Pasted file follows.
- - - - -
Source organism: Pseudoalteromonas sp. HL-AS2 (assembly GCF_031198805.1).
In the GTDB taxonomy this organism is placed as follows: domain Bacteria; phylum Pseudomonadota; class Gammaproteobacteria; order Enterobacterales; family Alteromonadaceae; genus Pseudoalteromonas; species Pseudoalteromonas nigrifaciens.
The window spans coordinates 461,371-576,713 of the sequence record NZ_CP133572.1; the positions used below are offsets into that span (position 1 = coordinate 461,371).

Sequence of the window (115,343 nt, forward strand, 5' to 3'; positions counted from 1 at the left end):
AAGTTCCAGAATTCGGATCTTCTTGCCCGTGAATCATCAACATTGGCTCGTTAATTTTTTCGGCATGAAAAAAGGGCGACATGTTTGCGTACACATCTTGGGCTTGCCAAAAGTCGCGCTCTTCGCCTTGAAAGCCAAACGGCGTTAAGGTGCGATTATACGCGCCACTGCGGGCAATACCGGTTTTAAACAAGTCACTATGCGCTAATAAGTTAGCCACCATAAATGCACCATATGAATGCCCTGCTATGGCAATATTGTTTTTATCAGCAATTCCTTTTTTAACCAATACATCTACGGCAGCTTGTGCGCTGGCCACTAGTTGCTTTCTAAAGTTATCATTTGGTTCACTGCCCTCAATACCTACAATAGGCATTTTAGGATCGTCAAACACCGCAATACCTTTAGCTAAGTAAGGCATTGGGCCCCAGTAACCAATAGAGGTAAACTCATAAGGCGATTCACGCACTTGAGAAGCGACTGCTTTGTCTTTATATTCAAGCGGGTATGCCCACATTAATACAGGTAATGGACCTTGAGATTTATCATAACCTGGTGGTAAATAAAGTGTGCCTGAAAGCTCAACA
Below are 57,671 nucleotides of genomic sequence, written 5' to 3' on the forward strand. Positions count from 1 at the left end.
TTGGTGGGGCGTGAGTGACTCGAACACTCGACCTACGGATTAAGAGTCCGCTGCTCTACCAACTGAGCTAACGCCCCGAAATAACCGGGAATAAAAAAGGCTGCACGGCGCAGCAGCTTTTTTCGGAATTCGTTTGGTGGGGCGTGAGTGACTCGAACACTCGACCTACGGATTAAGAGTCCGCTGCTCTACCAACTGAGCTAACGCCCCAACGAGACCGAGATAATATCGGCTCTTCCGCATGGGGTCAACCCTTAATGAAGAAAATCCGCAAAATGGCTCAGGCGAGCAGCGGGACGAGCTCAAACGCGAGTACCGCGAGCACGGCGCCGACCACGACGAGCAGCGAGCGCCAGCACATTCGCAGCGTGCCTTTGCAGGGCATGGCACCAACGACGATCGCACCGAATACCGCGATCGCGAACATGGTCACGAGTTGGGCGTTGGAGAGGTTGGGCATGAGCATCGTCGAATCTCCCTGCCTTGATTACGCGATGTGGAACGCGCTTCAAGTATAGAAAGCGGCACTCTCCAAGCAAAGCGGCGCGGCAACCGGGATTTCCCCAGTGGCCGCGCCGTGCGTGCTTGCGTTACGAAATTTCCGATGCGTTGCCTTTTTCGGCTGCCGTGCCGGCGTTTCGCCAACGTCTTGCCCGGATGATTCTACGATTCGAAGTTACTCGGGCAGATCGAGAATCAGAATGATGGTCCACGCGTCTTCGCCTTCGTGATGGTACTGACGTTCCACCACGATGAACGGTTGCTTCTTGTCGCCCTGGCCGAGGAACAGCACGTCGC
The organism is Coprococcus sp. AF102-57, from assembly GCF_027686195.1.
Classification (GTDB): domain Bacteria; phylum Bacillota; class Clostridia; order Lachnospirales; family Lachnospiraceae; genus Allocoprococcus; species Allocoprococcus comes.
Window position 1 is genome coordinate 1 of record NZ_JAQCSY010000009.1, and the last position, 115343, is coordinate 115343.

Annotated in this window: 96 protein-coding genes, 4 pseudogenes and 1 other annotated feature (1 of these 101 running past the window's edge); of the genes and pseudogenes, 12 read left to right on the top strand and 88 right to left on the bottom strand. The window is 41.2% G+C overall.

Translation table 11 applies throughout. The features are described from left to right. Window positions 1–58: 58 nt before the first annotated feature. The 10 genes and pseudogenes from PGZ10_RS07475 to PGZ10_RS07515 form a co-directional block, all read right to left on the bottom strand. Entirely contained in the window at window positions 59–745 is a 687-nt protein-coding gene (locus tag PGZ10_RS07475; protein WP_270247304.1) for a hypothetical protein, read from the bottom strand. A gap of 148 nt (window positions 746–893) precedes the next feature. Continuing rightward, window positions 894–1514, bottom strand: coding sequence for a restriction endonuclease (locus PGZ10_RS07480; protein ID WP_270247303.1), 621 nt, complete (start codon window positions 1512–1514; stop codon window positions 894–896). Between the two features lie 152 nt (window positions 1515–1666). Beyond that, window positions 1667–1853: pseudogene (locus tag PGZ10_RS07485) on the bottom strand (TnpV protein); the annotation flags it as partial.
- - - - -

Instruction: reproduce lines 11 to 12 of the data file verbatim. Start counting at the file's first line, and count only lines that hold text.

Annotated in this window: 96 protein-coding genes, 4 pseudogenes and 1 other annotated feature (1 of these 101 running past the window's edge); of the genes and pseudogenes, 12 read left to right on the top strand and 88 right to left on the bottom strand. The window is 41.2% G+C overall.

Translation table 11 applies throughout. The features are described from left to right. Window positions 1–58: 58 nt before the first annotated feature. The 10 genes and pseudogenes from PGZ10_RS07475 to PGZ10_RS07515 form a co-directional block, all read right to left on the bottom strand. Entirely contained in the window at window positions 59–745 is a 687-nt protein-coding gene (locus tag PGZ10_RS07475; protein WP_270247304.1) for a hypothetical protein, read from the bottom strand. A gap of 148 nt (window positions 746–893) precedes the next feature. Continuing rightward, window positions 894–1514, bottom strand: coding sequence for a restriction endonuclease (locus PGZ10_RS07480; protein ID WP_270247303.1), 621 nt, complete (start codon window positions 1512–1514; stop codon window positions 894–896). Between the two features lie 152 nt (window positions 1515–1666). Beyond that, window positions 1667–1853: pseudogene (locus tag PGZ10_RS07485) on the bottom strand (TnpV protein); the annotation flags it as partial.